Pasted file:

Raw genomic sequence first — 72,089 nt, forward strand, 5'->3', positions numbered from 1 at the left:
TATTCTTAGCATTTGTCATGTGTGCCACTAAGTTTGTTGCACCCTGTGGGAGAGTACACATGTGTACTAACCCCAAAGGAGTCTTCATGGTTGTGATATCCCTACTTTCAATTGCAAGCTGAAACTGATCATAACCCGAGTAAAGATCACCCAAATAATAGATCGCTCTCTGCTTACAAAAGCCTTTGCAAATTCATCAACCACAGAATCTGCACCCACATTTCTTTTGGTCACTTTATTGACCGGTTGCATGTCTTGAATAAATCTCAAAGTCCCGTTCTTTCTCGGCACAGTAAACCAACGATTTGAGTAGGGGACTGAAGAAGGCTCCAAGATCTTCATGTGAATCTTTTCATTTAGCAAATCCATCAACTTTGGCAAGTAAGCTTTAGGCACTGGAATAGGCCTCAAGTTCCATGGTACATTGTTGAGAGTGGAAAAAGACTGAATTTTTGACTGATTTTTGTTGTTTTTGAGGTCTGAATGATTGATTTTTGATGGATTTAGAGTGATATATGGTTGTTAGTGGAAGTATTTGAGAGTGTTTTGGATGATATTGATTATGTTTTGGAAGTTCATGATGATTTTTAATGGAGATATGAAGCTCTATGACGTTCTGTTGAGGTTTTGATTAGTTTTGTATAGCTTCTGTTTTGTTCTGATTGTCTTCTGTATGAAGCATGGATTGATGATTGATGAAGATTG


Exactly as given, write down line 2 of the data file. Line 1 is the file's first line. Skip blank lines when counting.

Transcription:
TATTCTTAGCATTTGTCATGTGTGCCACTAAGTTTGTTGCACCCTGTGGGAGAGTACACATGTGTACTAACCCCAAAGGAGTCTTCATGGTTGTGATATCCCTACTTTCAATTGCAAGCTGAAACTGATCATAACCCGAGTAAAGATCACCCAAATAATAGATCGCTCTCTGCTTACAAAAGCCTTTGCAAATTCATCAACCACAGAATCTGCACCCACATTTCTTTTGGTCACTTTATTGACCGGTTGCATGTCTTGAATAAATCTCAAAGTCCCGTTCTTTCTCGGCACAGTAAACCAACGATTTGAGTAGGGGACTGAAGAAGGCTCCAAGATCTTCATGTGAATCTTTTCATTTAGCAAATCCATCAACTTTGGCAAGTAAGCTTTAGGCACTGGAATAGGCCTCAAGTTCCATGGTACATTGTTGAGAGTGGAAAAAGACTGAATTTTTGACTGATTTTTGTTGTTTTTGAGGTCTGAATGATTGATTTTTGATGGATTTAGAGTGATATATGGTTGTTAGTGGAAGTATTTGAGAGTGTTTTGGATGATATTGATTATGTTTTGGAAGTTCATGATGATTTTTAATGGAGATATGAAGCTCTATGACGTTCTGTTGAGGTTTTGATTAGTTTTGTATAGCTTCTGTTTTGTTCTGATTGTCTTCTGTATGAAGCATGGATTGATGATTGATGAAGATTG